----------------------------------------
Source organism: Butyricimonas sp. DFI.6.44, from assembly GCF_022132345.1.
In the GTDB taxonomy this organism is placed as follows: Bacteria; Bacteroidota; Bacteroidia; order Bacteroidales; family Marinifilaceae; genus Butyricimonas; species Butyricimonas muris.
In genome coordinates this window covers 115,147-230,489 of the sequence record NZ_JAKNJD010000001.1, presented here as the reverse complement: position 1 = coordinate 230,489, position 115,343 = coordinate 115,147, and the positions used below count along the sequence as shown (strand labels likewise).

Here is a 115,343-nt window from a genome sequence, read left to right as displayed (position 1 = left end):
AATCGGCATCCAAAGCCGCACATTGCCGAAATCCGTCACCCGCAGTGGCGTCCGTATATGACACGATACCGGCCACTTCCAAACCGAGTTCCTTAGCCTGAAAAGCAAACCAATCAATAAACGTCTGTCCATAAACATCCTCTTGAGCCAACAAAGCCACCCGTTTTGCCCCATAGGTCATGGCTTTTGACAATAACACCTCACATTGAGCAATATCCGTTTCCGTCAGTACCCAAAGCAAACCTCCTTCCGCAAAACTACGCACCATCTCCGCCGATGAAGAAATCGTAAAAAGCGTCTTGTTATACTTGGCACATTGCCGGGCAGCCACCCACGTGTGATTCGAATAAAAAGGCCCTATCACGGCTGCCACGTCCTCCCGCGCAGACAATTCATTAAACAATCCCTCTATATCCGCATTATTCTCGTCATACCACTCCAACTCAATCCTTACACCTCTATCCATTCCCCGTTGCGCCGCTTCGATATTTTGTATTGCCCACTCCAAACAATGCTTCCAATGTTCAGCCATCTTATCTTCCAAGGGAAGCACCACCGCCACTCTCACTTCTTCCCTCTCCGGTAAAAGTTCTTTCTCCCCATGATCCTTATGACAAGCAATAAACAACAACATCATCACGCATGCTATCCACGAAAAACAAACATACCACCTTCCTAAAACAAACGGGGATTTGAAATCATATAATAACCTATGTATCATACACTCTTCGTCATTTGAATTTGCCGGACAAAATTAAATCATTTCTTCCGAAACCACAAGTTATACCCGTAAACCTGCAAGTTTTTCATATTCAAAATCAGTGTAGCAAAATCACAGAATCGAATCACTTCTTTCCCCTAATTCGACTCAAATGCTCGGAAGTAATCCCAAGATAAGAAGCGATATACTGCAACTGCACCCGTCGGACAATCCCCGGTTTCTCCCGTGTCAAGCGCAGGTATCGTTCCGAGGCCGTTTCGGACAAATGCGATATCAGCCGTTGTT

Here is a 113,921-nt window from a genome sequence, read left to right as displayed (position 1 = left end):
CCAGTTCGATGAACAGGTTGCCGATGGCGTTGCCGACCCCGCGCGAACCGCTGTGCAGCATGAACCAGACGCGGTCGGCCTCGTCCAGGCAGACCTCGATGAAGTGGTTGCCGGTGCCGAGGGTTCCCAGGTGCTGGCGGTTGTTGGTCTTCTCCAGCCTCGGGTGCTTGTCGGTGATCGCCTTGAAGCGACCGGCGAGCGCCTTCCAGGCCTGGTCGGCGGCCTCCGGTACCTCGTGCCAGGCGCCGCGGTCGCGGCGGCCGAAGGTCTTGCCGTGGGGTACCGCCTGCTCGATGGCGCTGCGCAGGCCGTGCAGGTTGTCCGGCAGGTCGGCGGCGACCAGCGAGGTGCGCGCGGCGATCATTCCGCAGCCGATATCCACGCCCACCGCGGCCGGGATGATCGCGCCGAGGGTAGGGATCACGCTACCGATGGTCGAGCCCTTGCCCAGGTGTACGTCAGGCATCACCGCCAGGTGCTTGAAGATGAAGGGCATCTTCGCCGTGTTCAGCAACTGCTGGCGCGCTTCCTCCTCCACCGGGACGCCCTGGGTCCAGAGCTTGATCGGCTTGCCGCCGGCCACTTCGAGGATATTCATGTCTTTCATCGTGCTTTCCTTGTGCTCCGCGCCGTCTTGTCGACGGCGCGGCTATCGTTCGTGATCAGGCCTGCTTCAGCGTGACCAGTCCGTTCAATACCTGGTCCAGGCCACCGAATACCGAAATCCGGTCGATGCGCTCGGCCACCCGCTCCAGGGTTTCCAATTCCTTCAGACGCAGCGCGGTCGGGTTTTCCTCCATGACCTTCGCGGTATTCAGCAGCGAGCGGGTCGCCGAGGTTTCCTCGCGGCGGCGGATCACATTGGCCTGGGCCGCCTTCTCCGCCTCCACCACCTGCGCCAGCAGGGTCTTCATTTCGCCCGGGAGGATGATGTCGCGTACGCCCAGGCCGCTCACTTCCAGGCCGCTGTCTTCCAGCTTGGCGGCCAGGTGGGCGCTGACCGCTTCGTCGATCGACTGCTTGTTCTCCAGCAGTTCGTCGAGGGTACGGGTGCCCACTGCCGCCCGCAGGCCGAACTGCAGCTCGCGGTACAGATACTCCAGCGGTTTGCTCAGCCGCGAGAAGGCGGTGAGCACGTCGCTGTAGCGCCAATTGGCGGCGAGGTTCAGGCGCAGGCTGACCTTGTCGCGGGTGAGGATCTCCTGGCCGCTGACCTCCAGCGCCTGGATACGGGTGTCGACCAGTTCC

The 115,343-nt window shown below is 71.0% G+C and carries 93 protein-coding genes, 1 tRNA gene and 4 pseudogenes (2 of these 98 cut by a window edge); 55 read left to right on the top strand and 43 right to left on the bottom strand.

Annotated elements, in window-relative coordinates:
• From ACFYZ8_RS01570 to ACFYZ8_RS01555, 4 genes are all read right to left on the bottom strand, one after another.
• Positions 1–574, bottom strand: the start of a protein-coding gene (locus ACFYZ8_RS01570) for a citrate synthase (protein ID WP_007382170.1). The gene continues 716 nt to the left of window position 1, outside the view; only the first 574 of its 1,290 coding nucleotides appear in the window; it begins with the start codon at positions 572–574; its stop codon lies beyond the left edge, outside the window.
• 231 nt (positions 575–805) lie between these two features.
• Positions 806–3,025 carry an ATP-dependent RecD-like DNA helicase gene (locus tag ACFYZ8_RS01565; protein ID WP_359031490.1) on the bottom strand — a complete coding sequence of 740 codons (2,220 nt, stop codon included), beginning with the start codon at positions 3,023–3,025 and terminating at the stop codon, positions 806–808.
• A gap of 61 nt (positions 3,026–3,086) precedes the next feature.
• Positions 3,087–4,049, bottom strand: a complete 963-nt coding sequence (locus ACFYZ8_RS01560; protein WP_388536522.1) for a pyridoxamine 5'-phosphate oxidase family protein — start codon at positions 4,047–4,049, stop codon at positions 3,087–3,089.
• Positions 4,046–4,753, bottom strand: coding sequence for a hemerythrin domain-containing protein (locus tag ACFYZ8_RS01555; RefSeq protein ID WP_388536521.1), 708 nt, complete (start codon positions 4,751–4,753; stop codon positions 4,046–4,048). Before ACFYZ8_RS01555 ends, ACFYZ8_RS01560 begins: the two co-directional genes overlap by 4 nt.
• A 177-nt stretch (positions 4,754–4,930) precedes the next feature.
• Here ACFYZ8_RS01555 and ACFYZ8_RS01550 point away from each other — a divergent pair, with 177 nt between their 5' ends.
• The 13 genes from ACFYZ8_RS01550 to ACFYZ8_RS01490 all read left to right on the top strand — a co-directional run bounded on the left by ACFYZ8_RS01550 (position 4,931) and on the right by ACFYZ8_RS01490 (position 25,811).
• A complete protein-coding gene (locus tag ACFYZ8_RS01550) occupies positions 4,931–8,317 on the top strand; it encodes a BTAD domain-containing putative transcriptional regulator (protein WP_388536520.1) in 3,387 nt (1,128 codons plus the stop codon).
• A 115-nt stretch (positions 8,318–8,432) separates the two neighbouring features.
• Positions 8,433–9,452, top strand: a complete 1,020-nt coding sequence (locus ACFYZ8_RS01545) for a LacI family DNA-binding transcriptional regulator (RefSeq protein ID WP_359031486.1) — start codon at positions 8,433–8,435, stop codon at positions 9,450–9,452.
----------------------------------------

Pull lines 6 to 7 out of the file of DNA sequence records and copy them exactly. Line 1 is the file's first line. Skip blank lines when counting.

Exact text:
Here is a 113,921-nt window from a genome sequence, read left to right as displayed (position 1 = left end):
CCAGTTCGATGAACAGGTTGCCGATGGCGTTGCCGACCCCGCGCGAACCGCTGTGCAGCATGAACCAGACGCGGTCGGCCTCGTCCAGGCAGACCTCGATGAAGTGGTTGCCGGTGCCGAGGGTTCCCAGGTGCTGGCGGTTGTTGGTCTTCTCCAGCCTCGGGTGCTTGTCGGTGATCGCCTTGAAGCGACCGGCGAGCGCCTTCCAGGCCTGGTCGGCGGCCTCCGGTACCTCGTGCCAGGCGCCGCGGTCGCGGCGGCCGAAGGTCTTGCCGTGGGGTACCGCCTGCTCGATGGCGCTGCGCAGGCCGTGCAGGTTGTCCGGCAGGTCGGCGGCGACCAGCGAGGTGCGCGCGGCGATCATTCCGCAGCCGATATCCACGCCCACCGCGGCCGGGATGATCGCGCCGAGGGTAGGGATCACGCTACCGATGGTCGAGCCCTTGCCCAGGTGTACGTCAGGCATCACCGCCAGGTGCTTGAAGATGAAGGGCATCTTCGCCGTGTTCAGCAACTGCTGGCGCGCTTCCTCCTCCACCGGGACGCCCTGGGTCCAGAGCTTGATCGGCTTGCCGCCGGCCACTTCGAGGATATTCATGTCTTTCATCGTGCTTTCCTTGTGCTCCGCGCCGTCTTGTCGACGGCGCGGCTATCGTTCGTGATCAGGCCTGCTTCAGCGTGACCAGTCCGTTCAATACCTGGTCCAGGCCACCGAATACCGAAATCCGGTCGATGCGCTCGGCCACCCGCTCCAGGGTTTCCAATTCCTTCAGACGCAGCGCGGTCGGGTTTTCCTCCATGACCTTCGCGGTATTCAGCAGCGAGCGGGTCGCCGAGGTTTCCTCGCGGCGGCGGATCACATTGGCCTGGGCCGCCTTCTCCGCCTCCACCACCTGCGCCAGCAGGGTCTTCATTTCGCCCGGGAGGATGATGTCGCGTACGCCCAGGCCGCTCACTTCCAGGCCGCTGTCTTCCAGCTTGGCGGCCAGGTGGGCGCTGACCGCTTCGTCGATCGACTGCTTGTTCTCCAGCAGTTCGTCGAGGGTACGGGTGCCCACTGCCGCCCGCAGGCCGAACTGCAGCTCGCGGTACAGATACTCCAGCGGTTTGCTCAGCCGCGAGAAGGCGGTGAGCACGTCGCTGTAGCGCCAATTGGCGGCGAGGTTCAGGCGCAGGCTGACCTTGTCGCGGGTGAGGATCTCCTGGCCGCTGACCTCCAGCGCCTGGATACGGGTGTCGACCAGTTCC